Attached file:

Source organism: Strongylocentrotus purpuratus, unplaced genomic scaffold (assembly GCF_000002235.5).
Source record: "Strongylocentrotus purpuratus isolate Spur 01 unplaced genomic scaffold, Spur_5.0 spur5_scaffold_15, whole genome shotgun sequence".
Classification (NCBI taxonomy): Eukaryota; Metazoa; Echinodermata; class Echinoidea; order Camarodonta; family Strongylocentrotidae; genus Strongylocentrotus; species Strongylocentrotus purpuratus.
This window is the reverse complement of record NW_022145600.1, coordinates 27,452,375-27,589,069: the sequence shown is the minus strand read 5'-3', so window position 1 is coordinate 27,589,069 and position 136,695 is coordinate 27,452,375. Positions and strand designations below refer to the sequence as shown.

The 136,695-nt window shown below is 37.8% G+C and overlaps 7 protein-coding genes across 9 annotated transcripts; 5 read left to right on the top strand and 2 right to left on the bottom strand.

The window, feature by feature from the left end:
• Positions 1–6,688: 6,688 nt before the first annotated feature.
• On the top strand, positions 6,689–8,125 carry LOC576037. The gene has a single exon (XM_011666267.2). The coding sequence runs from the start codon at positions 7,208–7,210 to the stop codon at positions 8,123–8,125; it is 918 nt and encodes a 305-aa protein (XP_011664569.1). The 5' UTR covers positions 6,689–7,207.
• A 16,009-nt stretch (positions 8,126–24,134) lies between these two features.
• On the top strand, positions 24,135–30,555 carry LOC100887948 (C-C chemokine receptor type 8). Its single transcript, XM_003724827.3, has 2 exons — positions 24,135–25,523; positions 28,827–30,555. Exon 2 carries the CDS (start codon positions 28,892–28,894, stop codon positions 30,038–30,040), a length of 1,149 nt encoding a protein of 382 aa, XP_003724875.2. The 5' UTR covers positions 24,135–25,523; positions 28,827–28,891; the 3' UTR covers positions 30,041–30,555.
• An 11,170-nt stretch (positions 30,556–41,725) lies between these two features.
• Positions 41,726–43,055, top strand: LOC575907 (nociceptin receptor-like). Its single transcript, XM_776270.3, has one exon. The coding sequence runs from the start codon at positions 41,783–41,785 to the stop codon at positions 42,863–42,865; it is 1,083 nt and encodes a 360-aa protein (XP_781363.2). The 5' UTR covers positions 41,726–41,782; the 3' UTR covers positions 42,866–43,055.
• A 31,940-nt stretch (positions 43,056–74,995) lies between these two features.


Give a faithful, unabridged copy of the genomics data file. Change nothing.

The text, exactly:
Source organism: Strongylocentrotus purpuratus, unplaced genomic scaffold (assembly GCF_000002235.5).
Source record: "Strongylocentrotus purpuratus isolate Spur 01 unplaced genomic scaffold, Spur_5.0 spur5_scaffold_15, whole genome shotgun sequence".
Classification (NCBI taxonomy): Eukaryota; Metazoa; Echinodermata; class Echinoidea; order Camarodonta; family Strongylocentrotidae; genus Strongylocentrotus; species Strongylocentrotus purpuratus.
This window is the reverse complement of record NW_022145600.1, coordinates 27,452,375-27,589,069: the sequence shown is the minus strand read 5'-3', so window position 1 is coordinate 27,589,069 and position 136,695 is coordinate 27,452,375. Positions and strand designations below refer to the sequence as shown.

The 136,695-nt window shown below is 37.8% G+C and overlaps 7 protein-coding genes across 9 annotated transcripts; 5 read left to right on the top strand and 2 right to left on the bottom strand.

The window, feature by feature from the left end:
• Positions 1–6,688: 6,688 nt before the first annotated feature.
• On the top strand, positions 6,689–8,125 carry LOC576037. The gene has a single exon (XM_011666267.2). The coding sequence runs from the start codon at positions 7,208–7,210 to the stop codon at positions 8,123–8,125; it is 918 nt and encodes a 305-aa protein (XP_011664569.1). The 5' UTR covers positions 6,689–7,207.
• A 16,009-nt stretch (positions 8,126–24,134) lies between these two features.
• On the top strand, positions 24,135–30,555 carry LOC100887948 (C-C chemokine receptor type 8). Its single transcript, XM_003724827.3, has 2 exons — positions 24,135–25,523; positions 28,827–30,555. Exon 2 carries the CDS (start codon positions 28,892–28,894, stop codon positions 30,038–30,040), a length of 1,149 nt encoding a protein of 382 aa, XP_003724875.2. The 5' UTR covers positions 24,135–25,523; positions 28,827–28,891; the 3' UTR covers positions 30,041–30,555.
• An 11,170-nt stretch (positions 30,556–41,725) lies between these two features.
• Positions 41,726–43,055, top strand: LOC575907 (nociceptin receptor-like). Its single transcript, XM_776270.3, has one exon. The coding sequence runs from the start codon at positions 41,783–41,785 to the stop codon at positions 42,863–42,865; it is 1,083 nt and encodes a 360-aa protein (XP_781363.2). The 5' UTR covers positions 41,726–41,782; the 3' UTR covers positions 42,866–43,055.
• A 31,940-nt stretch (positions 43,056–74,995) lies between these two features.